Over this last weekend (Saturday and Sunday) UVP organized and oversaw a two-day Eye Health and Vision Disability training, run by Sightsavers International. We trained one individual from each of our Healthy Villages, who is henceforth the Village Eye Care Specialist. Each of these individuals were chosen by the village’s political, religious, and opinion leaders at a meeting held earlier by Abdul. Each of these individuals was also a member of (or chair of) the Village Health Team, which we took as a positive sign – obviously, our VHTs are indeed made up of the most health-active members of the community!
The training began about 9am each day, and lasted until around 3pm. We gave each trainee the money for their transport to and from the office, and we catered for tea and lunch at the office. Otherwise, the trainees were volunteering their time, purely in hopes of bettering the health of their community!
Here are some of the topics covered during this workshop:
- Prevention of eye problems (preventative prenatal care, household health and sanitation measures, etc.)
- Causes, symptoms and details of all the common village eye problems
- Treatment available for various eye problems, and where to find such treatment (e.g. which health centers can treat what, available surgical camps in various sub-districts)
- Contact numbers for key individuals (SSI contact, UVP contacts, health center contacts, etc.)
- More on specific sanitation measures to be taken at a household level
- Counseling systems for the blind
- The increased use of other senses utilized by blind people
- How to help a blind villager to learn to do things by themselves (e.g. take a shower, bath, do washing, go to the latrine, etc.), by utilizing other senses and learning mobilization strategies (e.g. knowing where you are by the smell of flowers, by the angle of sunshine hitting your face, by counting steps from one area to another)
- How to counsel a fellow-villager who has recently gone blind, making her understand that the blind can be useful, productive members of society (here, Abdul – the SSI trainer – used himself as an example, for he himself is wholly blind)
- The history of rehabilitation systems in Uganda (in the past, the blind were mostly institutionalized, making them useless and very unhappy; now the government has certain schools for the blind, but otherwise the blind are encouraged to act as normal members of society)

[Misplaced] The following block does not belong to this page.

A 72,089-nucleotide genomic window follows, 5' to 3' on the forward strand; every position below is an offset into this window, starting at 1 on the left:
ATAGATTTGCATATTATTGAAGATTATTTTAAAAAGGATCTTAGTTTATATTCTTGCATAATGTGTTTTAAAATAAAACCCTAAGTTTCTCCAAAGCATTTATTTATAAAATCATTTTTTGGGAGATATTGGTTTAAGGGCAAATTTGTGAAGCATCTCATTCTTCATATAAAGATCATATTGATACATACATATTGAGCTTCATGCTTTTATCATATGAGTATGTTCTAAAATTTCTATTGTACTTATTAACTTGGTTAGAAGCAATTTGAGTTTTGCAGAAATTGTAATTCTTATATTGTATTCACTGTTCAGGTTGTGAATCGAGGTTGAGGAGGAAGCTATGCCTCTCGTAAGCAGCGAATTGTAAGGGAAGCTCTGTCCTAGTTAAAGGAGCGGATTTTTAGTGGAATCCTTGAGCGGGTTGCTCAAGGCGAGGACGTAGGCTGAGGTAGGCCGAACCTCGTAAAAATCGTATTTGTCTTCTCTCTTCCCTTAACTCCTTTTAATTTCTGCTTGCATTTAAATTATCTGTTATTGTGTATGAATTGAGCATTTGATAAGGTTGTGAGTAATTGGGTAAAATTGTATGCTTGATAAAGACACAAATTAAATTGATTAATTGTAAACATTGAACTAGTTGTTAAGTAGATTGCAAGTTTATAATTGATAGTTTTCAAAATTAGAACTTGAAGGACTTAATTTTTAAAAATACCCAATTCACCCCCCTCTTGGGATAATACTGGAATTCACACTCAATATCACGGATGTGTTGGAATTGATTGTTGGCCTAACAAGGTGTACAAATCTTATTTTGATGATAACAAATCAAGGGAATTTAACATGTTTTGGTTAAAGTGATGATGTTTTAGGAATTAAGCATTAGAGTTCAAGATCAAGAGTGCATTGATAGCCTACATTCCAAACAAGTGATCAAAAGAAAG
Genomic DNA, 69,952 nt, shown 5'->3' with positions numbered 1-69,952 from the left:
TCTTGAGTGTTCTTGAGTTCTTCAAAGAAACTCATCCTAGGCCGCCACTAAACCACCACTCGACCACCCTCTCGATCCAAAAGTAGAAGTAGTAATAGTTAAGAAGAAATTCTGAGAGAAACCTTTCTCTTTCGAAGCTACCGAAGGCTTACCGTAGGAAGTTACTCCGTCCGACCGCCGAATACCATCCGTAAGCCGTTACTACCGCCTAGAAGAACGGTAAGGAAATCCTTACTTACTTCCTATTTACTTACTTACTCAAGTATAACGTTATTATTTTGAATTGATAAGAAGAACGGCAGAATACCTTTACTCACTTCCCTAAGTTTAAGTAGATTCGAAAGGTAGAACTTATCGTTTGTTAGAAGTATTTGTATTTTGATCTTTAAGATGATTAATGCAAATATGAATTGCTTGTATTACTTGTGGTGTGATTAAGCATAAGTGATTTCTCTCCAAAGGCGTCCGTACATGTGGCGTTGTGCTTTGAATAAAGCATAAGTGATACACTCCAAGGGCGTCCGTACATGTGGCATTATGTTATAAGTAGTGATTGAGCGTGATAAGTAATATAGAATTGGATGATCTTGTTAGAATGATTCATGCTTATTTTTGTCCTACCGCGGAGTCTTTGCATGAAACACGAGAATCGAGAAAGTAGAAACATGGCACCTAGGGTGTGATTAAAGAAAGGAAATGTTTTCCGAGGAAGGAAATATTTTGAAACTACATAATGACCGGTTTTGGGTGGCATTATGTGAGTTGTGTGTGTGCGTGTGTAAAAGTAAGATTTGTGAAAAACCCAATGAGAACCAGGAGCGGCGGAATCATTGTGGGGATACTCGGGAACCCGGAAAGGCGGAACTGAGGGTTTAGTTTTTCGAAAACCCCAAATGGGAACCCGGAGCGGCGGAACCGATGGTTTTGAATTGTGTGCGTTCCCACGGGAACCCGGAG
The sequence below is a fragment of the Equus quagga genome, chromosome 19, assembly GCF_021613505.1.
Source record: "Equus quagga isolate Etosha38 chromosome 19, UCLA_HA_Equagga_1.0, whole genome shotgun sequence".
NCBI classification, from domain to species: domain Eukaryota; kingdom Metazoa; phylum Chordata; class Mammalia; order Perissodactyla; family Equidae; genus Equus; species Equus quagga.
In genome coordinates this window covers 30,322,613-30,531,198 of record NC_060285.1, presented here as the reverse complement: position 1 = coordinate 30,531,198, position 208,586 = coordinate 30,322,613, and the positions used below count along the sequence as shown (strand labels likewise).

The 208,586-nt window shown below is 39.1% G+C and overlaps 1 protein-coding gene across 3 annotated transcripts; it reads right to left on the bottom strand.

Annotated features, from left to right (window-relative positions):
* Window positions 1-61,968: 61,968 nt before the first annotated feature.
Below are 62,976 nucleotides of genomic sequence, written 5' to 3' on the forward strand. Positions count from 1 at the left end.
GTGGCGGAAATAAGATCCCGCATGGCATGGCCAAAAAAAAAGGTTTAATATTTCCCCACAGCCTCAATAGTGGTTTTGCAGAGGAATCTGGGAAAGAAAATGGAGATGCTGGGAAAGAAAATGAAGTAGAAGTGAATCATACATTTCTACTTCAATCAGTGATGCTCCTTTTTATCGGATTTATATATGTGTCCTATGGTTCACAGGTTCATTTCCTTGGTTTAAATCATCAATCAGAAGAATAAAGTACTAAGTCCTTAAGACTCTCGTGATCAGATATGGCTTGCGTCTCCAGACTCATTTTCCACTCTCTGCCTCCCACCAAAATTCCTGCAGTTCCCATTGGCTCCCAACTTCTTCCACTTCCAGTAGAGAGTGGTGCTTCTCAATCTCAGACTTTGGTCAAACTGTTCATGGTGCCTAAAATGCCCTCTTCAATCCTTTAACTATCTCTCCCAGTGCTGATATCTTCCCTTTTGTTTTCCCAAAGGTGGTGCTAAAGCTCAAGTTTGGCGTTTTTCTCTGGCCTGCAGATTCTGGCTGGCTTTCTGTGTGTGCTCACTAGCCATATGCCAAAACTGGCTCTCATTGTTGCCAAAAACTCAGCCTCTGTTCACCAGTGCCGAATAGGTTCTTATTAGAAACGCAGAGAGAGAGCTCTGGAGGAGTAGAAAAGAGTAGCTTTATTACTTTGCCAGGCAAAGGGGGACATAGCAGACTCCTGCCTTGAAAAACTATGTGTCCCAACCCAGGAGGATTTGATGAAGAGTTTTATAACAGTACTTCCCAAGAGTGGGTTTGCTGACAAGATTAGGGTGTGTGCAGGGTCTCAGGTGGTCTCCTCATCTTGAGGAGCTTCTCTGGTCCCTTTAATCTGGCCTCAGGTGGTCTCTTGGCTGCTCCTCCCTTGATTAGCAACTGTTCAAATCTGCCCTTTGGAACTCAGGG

- Institutional measures that can be taken to help people with disabilities (e.g. slopes next to stairs, for people with wheelchairs)
- Income generating activities which can be easily done by people with disabilities (e.g. the lame are still able to dig their gardens, the blind can keep poultry, etc.)
The most exciting part of Day Two was the actually mobility training that Abdul did, where the whole group practiced (for about 3 hours) moving about with a cane, counting steps or feeling one’s way from place to place. During the second half of this training, Abdul actually blind-folded his students, and they did amazingly well moving about the garden using his strategies! We even set up obstacle courses for them, with objects representing holes in the ground, large obstacles they had to feel and then safely move around, etc. They also had to do a special ‘using to the latrine’ obstacle course, which everyone found vastly amusing. In general, the entire practical training was a lot of fun, and it was obvious that the trainees not only learned a great deal, but had a great time doing it.
At the end of the training, we gave each participant a certificate, labeling them as the Village Eye Care and Vision Disability Specialist. Julius (UVP staff), told them,
I receive my first diploma, my professor and advisor handed it to me saying, ‘The paper is useless, Julius. It is what you do with this knowledge in the real world which shall count.’ So for you, too, this paper is nothing important, but your actions when you go back to the village, your application of this knowledge to help the blind or other disabled neighbors – that is so important. That is what will make a difference.
The next step of our eye program – These Village Eye Specialists will be returning home to examine all villagers with eye problems and send them to the proper health facility to be screened. (UVP will pay for transportation costs.) After everyone has been properly examined, treated, and advised, Abdul will be coming back into each village to do mobility training with the visually impaired. Then, we shall transport all individuals whose condition allows for corrective surgery a nearby hospital, where they shall be operated on by Dr. Othieno, from Sightsavers International.
We will let you know of our progress as it goes!